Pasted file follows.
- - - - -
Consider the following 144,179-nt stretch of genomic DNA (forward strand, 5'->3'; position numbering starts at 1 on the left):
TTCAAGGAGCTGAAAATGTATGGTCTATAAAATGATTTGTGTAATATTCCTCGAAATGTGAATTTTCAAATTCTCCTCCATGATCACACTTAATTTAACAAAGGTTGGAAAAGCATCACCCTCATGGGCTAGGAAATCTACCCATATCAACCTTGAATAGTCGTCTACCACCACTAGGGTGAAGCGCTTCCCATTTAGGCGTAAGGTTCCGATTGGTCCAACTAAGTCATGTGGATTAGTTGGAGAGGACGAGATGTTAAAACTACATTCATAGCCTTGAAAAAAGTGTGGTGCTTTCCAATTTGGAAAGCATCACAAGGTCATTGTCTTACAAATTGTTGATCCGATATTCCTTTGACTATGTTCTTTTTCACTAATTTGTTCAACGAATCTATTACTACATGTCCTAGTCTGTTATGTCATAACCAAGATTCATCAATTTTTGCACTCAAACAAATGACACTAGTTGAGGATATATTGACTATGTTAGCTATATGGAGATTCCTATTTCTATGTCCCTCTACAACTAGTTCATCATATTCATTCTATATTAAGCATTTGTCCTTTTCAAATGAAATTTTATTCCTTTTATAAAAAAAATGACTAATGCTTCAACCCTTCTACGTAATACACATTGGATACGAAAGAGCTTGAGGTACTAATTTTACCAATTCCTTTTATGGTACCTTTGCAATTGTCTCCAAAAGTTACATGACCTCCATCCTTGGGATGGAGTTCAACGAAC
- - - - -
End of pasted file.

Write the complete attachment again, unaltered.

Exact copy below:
Consider the following 144,179-nt stretch of genomic DNA (forward strand, 5'->3'; position numbering starts at 1 on the left):
TTCAAGGAGCTGAAAATGTATGGTCTATAAAATGATTTGTGTAATATTCCTCGAAATGTGAATTTTCAAATTCTCCTCCATGATCACACTTAATTTAACAAAGGTTGGAAAAGCATCACCCTCATGGGCTAGGAAATCTACCCATATCAACCTTGAATAGTCGTCTACCACCACTAGGGTGAAGCGCTTCCCATTTAGGCGTAAGGTTCCGATTGGTCCAACTAAGTCATGTGGATTAGTTGGAGAGGACGAGATGTTAAAACTACATTCATAGCCTTGAAAAAAGTGTGGTGCTTTCCAATTTGGAAAGCATCACAAGGTCATTGTCTTACAAATTGTTGATCCGATATTCCTTTGACTATGTTCTTTTTCACTAATTTGTTCAACGAATCTATTACTACATGTCCTAGTCTGTTATGTCATAACCAAGATTCATCAATTTTTGCACTCAAACAAATGACACTAGTTGAGGATATATTGACTATGTTAGCTATATGGAGATTCCTATTTCTATGTCCCTCTACAACTAGTTCATCATATTCATTCTATATTAAGCATTTGTCCTTTTCAAATGAAATTTTATTCCTTTTATAAAAAAAATGACTAATGCTTCAACCCTTCTACGTAATACACATTGGATACGAAAGAGCTTGAGGTACTAATTTTACCAATTCCTTTTATGGTACCTTTGCAATTGTCTCCAAAAGTTACATGACCTCCATCCTTGGGATGGAGTTCAACGAAC